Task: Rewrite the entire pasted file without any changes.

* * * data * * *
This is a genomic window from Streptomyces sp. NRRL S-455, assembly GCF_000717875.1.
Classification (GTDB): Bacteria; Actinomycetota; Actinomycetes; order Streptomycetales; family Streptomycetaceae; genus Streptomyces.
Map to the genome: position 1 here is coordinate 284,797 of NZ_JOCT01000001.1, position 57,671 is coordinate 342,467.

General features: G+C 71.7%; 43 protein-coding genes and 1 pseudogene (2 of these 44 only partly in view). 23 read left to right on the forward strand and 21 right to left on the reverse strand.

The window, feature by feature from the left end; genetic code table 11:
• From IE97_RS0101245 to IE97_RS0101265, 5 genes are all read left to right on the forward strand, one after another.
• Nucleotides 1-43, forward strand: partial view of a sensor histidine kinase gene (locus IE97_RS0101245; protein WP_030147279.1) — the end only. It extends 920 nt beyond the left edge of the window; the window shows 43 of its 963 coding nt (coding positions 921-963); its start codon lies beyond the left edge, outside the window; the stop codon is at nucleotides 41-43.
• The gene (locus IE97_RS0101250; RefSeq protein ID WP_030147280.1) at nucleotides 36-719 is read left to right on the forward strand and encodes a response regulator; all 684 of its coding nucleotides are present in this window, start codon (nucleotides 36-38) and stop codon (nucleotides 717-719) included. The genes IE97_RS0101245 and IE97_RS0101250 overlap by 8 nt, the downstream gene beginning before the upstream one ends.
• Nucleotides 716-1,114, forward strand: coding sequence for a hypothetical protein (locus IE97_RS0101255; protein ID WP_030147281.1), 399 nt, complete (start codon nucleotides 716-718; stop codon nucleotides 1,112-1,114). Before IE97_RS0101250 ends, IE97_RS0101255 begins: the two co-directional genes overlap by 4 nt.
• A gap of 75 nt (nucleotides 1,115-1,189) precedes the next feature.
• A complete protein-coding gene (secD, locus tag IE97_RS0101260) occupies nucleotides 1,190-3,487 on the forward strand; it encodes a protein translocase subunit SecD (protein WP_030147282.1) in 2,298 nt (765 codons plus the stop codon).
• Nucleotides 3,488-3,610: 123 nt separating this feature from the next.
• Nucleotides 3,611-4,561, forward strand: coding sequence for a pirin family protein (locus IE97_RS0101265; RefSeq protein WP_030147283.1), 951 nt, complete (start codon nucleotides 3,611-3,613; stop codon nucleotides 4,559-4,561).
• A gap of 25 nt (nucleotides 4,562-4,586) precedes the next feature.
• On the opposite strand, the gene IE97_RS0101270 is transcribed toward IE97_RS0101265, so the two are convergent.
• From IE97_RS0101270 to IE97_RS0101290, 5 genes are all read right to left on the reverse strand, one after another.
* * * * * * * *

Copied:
This is a genomic window from Streptomyces sp. NRRL S-455, assembly GCF_000717875.1.
Classification (GTDB): Bacteria; Actinomycetota; Actinomycetes; order Streptomycetales; family Streptomycetaceae; genus Streptomyces.
Map to the genome: position 1 here is coordinate 284,797 of NZ_JOCT01000001.1, position 57,671 is coordinate 342,467.

General features: G+C 71.7%; 43 protein-coding genes and 1 pseudogene (2 of these 44 only partly in view). 23 read left to right on the forward strand and 21 right to left on the reverse strand.

The window, feature by feature from the left end; genetic code table 11:
• From IE97_RS0101245 to IE97_RS0101265, 5 genes are all read left to right on the forward strand, one after another.
• Nucleotides 1-43, forward strand: partial view of a sensor histidine kinase gene (locus IE97_RS0101245; protein WP_030147279.1) — the end only. It extends 920 nt beyond the left edge of the window; the window shows 43 of its 963 coding nt (coding positions 921-963); its start codon lies beyond the left edge, outside the window; the stop codon is at nucleotides 41-43.
• The gene (locus IE97_RS0101250; RefSeq protein ID WP_030147280.1) at nucleotides 36-719 is read left to right on the forward strand and encodes a response regulator; all 684 of its coding nucleotides are present in this window, start codon (nucleotides 36-38) and stop codon (nucleotides 717-719) included. The genes IE97_RS0101245 and IE97_RS0101250 overlap by 8 nt, the downstream gene beginning before the upstream one ends.
• Nucleotides 716-1,114, forward strand: coding sequence for a hypothetical protein (locus IE97_RS0101255; protein ID WP_030147281.1), 399 nt, complete (start codon nucleotides 716-718; stop codon nucleotides 1,112-1,114). Before IE97_RS0101250 ends, IE97_RS0101255 begins: the two co-directional genes overlap by 4 nt.
• A gap of 75 nt (nucleotides 1,115-1,189) precedes the next feature.
• A complete protein-coding gene (secD, locus tag IE97_RS0101260) occupies nucleotides 1,190-3,487 on the forward strand; it encodes a protein translocase subunit SecD (protein WP_030147282.1) in 2,298 nt (765 codons plus the stop codon).
• Nucleotides 3,488-3,610: 123 nt separating this feature from the next.
• Nucleotides 3,611-4,561, forward strand: coding sequence for a pirin family protein (locus IE97_RS0101265; RefSeq protein WP_030147283.1), 951 nt, complete (start codon nucleotides 3,611-3,613; stop codon nucleotides 4,559-4,561).
• A gap of 25 nt (nucleotides 4,562-4,586) precedes the next feature.
• On the opposite strand, the gene IE97_RS0101270 is transcribed toward IE97_RS0101265, so the two are convergent.
• From IE97_RS0101270 to IE97_RS0101290, 5 genes are all read right to left on the reverse strand, one after another.